It’s time to sit back, relax and enjoy a little joe …
Welcome to another rousing edition of Black Coffee, your off-beat weekly round-up of what’s been going on in the world of money and personal finance.
Let’s get right to this week’s commentary …
Sneaky and underhanded, the Fed has been sucking the life blood out of the United States since 1913. Like a black widow spider, it weaves a web of corruption and deceit. Unknown to its prey, the Fed’s bite is poisonous, deep, long-lasting and brings financial upheaval and misery to Americans.
– Jim McCarthy
Credits and Debits
Credit: Did you see this? Paul Singer is the latest billionaire investor warning that “head-smacking craziness in the stock market is playing out right now,” adding that a “flamboyant line-up” of excesses will come back to haunt investors in the form of out-of-control “rampant” inflation that will shock policy makers, stock pickers and bond investors alike. Okay, okay … but something tells me the Fed ain’t buying it.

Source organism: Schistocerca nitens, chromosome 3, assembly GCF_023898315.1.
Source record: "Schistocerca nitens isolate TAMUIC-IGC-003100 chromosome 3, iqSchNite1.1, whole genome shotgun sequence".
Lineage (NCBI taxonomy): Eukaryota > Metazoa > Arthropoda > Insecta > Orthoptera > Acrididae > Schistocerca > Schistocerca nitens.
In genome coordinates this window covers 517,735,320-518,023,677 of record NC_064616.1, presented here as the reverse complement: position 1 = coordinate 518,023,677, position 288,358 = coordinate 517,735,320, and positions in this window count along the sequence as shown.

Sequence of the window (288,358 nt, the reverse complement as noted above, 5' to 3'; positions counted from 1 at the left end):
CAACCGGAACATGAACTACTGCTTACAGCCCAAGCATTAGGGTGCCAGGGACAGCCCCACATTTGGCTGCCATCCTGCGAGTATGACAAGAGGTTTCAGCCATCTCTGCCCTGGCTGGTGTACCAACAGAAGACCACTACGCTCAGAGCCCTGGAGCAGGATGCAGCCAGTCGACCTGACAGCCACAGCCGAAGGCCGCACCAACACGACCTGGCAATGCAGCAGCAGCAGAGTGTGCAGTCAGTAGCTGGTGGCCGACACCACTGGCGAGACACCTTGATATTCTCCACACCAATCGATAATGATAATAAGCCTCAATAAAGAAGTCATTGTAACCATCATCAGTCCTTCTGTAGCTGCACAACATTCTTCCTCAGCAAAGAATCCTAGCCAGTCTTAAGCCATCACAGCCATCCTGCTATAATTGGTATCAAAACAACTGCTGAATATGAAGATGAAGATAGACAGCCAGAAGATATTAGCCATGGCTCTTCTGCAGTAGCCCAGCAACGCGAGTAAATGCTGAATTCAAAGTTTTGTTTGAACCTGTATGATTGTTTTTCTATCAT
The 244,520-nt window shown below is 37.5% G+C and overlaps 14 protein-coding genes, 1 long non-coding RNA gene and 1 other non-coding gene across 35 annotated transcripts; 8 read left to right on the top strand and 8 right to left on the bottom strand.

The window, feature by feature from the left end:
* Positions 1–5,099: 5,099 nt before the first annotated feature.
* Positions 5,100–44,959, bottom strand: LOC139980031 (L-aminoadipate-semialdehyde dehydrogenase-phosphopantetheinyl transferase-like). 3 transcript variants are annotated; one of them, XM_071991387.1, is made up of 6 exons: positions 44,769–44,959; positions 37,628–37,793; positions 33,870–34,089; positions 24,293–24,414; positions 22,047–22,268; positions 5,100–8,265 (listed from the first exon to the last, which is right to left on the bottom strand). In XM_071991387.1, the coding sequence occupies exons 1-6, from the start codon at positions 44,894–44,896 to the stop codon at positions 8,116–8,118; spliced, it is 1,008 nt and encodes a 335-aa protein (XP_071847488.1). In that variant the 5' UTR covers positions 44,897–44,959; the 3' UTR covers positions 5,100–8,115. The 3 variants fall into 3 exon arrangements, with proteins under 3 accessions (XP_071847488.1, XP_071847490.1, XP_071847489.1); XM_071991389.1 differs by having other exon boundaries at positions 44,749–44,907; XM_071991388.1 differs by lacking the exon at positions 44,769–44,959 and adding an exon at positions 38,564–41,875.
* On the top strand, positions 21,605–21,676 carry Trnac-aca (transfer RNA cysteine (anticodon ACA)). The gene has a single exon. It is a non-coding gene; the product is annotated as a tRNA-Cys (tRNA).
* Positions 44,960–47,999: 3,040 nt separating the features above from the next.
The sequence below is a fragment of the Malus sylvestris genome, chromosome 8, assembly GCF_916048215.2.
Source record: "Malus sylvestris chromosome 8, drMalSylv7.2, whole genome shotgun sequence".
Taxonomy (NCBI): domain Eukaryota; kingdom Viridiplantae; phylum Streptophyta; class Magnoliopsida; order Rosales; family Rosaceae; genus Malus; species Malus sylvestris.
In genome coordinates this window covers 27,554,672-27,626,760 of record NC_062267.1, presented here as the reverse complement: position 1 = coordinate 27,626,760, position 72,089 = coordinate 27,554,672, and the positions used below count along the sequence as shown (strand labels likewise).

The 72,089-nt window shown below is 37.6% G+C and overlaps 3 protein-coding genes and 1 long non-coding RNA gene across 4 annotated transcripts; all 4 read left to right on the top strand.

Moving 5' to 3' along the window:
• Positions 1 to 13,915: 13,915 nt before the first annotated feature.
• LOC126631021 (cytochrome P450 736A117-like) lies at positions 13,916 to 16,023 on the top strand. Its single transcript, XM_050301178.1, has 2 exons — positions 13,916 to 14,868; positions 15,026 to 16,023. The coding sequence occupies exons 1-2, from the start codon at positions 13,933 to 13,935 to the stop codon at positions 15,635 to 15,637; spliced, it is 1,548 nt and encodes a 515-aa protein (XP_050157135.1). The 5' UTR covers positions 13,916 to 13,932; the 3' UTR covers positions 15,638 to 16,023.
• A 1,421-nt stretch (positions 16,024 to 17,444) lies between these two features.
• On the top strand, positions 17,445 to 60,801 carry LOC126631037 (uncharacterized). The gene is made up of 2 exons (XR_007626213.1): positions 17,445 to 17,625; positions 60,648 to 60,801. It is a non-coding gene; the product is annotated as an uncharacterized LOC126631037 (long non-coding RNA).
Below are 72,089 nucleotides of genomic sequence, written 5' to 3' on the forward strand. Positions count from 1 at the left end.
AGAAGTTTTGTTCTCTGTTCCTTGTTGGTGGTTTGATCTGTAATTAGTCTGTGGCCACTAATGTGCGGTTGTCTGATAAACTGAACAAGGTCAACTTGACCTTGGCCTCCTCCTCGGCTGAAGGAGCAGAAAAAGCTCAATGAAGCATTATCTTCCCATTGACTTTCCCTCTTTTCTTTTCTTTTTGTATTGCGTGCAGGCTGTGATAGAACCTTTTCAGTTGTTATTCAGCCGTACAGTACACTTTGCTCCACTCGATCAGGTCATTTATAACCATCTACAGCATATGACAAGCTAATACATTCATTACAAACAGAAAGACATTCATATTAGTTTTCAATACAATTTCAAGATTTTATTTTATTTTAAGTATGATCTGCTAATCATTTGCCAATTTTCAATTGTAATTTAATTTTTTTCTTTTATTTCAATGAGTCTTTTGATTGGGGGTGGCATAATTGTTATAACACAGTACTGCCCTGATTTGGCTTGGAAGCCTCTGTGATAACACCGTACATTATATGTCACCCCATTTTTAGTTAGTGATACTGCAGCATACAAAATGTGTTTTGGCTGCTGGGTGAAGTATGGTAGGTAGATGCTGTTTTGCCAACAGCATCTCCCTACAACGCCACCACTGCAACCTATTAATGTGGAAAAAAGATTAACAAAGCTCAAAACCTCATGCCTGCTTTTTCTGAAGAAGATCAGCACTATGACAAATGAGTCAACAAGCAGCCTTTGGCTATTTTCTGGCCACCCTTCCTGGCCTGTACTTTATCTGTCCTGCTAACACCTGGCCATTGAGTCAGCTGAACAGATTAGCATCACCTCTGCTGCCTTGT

Debit: Of course, Singer is pinning the blame for the current financial system troubles squarely on the Fed. He also warns that, “When (inflation) breaks out in an inescapably broad way, there will be a crowd of seriously confused policymakers making excuses and claiming that inflation doesn’t exist; it’s not their fault; it was completely unpredictable; and it’ll actually be good for people.” Frankly, I think we’re already there.
Credit: Singer isn’t the only economic expert blaming the Fed for the mess we’re in. The legendary Jim Grant of Grant’s Interest Rate Observer recently lamented that, “A worldwide regime of interest rate suppression and manipulation has left us with a bond market that’s been all but destroyed with respect to the proper functioning of a bond market.” (Psst. Hey, Jim. When it comes to the bond market, the Fed is just getting started.)
YOU: My cost of living is way up
PHD: Isn’t that great?!
P: What’s your credit card debt?
P: With 5% inflation, that $20k will only seem like $19k!
Y: But I still owe $20k, plus interest, & my income didn’t go up.
P: You should work at the Fed. We do great.
Rudy Havenstein held the table for eleven games. (@RudyHavenstein) March 4, 2021